Payback period

 

When seriously considering solar, the first question most people want to know is “Ok, well how long will it take to pay for itself?”  From a financial analysis point of view, answering this question is called finding the payback period.  At a basic level, this can be very easy to do.

 

Consider an ideal 12 panel residential roof mounted system that costs $10,000 installed.  With a 30% tax credit it now only cost you $7,000 once you receive your tax refund.  A system like this could generate about $600 in savings on your electric bill annually.  This means after a little more than 11.5 years you will have made back all of your money.

 

The time value of money and discounted payback period

 

However, there is much more that can go into a detailed financial analysis of your solar system.  If someone asked you whether you would rather have a dollar today, or a dollar in a year, I’m sure you would say you want the dollar today.  Maybe, to wait a year for the money you would instead ask for $1.10.  What this example illustrates is called the “time value of money,” money received in the future is worth less than money received right now.  The same concept applies to investing in solar.  It requires investing money now that you can no longer use for other opportunities.  For instance, instead of purchasing your solar system you could instead invest in stocks or bonds that may pay you dividends or interest. 

 

To account for the time value of money, it is important to apply a discount rate or required rate of return to the cash flows.  This rate can change depending on an individual’s preference for risk and alternative investment opportunities they may have.  For instance, perhaps you could instead invest in a treasury bill paying 2.5% interest, or a corporate bond paying 5%.  In the case of solar, the future cash flows to consider are the savings on your electric bill.  By compounding your discount rate in each successive year, you can develop a present value factors to discount these future cash flows.  Adding up the discounted cash flows can give you the value of the investment in today’s terms. 

 

Taking into account the time value of money leads to the discounted payback period method. Using this method, the 12 panel system described above may take 12-15 years to pay for itself depending on what interest rate is selected.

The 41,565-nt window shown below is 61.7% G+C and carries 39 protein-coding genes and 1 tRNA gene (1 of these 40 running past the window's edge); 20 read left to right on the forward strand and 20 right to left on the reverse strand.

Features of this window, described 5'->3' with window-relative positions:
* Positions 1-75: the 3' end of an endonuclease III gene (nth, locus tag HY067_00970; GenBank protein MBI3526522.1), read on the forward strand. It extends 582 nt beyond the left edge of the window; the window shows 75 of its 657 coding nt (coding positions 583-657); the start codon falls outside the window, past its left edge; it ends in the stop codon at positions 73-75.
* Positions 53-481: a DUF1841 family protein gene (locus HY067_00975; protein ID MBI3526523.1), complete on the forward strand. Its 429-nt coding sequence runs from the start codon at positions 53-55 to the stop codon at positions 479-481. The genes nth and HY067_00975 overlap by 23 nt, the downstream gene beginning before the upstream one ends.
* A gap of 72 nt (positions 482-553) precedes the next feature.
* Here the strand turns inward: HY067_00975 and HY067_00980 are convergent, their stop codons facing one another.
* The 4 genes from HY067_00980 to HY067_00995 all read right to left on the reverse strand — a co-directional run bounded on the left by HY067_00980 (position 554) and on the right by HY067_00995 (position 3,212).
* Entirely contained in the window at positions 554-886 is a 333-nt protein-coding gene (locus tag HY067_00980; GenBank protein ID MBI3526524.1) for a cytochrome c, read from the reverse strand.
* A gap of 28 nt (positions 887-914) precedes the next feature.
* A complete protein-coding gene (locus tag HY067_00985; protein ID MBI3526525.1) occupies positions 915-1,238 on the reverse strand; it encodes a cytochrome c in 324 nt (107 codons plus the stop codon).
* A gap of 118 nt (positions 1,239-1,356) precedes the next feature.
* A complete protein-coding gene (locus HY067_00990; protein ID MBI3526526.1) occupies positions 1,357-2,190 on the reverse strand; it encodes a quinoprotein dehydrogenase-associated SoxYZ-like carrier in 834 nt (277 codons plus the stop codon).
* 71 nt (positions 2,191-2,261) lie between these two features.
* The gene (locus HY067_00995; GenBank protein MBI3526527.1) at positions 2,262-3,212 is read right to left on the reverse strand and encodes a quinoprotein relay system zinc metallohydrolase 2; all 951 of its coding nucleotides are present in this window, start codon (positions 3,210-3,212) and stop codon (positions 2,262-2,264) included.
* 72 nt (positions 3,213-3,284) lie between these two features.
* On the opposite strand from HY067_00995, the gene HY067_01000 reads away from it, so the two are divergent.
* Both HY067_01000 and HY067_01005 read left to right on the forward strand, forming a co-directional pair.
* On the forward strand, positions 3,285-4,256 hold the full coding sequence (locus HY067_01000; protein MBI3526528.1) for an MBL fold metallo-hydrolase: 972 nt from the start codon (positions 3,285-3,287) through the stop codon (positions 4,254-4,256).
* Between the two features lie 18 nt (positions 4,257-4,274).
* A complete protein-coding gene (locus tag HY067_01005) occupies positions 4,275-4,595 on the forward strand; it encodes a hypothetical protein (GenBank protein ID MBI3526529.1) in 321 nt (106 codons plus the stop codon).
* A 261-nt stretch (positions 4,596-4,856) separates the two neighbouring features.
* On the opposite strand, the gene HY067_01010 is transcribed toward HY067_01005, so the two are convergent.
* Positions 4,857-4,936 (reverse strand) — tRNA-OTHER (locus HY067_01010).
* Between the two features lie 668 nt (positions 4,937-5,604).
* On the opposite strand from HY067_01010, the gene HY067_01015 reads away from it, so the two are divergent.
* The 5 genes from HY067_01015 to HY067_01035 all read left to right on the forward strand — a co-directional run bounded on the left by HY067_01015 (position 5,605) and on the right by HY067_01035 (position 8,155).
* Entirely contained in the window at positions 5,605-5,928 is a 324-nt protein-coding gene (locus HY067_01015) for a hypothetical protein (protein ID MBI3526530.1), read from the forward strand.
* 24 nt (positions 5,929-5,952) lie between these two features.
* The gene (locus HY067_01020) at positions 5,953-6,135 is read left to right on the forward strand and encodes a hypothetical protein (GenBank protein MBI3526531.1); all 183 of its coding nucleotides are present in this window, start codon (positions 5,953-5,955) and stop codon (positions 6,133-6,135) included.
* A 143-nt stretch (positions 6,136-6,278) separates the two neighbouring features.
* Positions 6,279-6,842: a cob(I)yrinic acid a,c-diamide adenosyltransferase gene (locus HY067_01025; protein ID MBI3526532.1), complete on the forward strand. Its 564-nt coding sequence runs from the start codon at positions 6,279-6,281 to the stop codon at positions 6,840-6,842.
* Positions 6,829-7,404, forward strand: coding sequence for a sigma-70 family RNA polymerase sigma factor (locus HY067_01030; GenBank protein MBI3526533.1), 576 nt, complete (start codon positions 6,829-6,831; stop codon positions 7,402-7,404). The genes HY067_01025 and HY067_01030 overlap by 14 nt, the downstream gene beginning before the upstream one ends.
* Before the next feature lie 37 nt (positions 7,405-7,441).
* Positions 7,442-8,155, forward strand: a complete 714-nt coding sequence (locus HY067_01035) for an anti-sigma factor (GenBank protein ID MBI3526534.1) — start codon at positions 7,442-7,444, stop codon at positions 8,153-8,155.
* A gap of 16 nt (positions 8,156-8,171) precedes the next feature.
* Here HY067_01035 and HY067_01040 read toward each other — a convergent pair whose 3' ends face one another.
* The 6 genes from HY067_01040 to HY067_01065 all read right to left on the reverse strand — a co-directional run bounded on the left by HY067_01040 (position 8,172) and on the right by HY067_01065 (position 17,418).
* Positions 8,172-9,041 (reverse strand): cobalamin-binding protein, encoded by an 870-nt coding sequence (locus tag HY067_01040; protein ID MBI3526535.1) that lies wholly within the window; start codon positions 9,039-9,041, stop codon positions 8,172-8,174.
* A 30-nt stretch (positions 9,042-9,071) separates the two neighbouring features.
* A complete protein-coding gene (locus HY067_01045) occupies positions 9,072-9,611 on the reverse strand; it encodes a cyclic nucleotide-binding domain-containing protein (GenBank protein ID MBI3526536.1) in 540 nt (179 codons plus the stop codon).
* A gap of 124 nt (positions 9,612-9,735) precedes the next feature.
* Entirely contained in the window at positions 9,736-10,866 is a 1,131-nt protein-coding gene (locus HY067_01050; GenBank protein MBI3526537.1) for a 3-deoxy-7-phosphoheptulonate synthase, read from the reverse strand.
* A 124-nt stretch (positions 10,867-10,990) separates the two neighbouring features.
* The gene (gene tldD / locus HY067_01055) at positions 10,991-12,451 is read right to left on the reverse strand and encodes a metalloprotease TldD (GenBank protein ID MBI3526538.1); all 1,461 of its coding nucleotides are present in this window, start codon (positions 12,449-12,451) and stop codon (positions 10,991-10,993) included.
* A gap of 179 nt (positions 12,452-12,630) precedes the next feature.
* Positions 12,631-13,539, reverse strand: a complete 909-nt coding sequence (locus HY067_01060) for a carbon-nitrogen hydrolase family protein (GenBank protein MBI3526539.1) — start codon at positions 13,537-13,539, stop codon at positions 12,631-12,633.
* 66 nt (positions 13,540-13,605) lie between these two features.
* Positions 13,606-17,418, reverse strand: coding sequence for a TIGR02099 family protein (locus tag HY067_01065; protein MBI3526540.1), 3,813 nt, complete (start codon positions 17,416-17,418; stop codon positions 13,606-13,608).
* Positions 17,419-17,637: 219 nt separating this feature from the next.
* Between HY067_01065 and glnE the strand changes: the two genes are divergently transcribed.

Inflation

 

Another major factor to consider is inflation.  This is the idea that a loaf of bread that cost $2.50 today will likely cost $2.80 in 5 years.  The same effects of inflation that you see at the grocery store also applies to your electric bill.  The U.S. Energy Information Agency has reported that national retail electricity rates historically rise about 3% a year (although the rise is somewhat slower in the Midwest than the national average).  This means that as retail electricity rates naturally continue to rise, the value of the savings provided by your solar system will also rise.  This effect helps to offset the discount effect of the time value of money described above. No one wants higher electricity rates, but in the case of solar, it could help your system pay for itself sooner.  Exact future inflation rates could be very hard to predict.  Although, in my opinion, it seems likely that retail electricity rates will continue to rise, this may not end up being the case in the future.

 

The bottom line

 

At MHK Solar, we will always provide you with detailed financial projections for your investment.  We are happy to answer any questions and take into consideration your specific concerns or circumstances.  Although future projections are always subject to risk and uncertainty, we want to take the time to provide you with the most accurate and realistic information available so you can make the best decision for yourself.   

Financial Analysis

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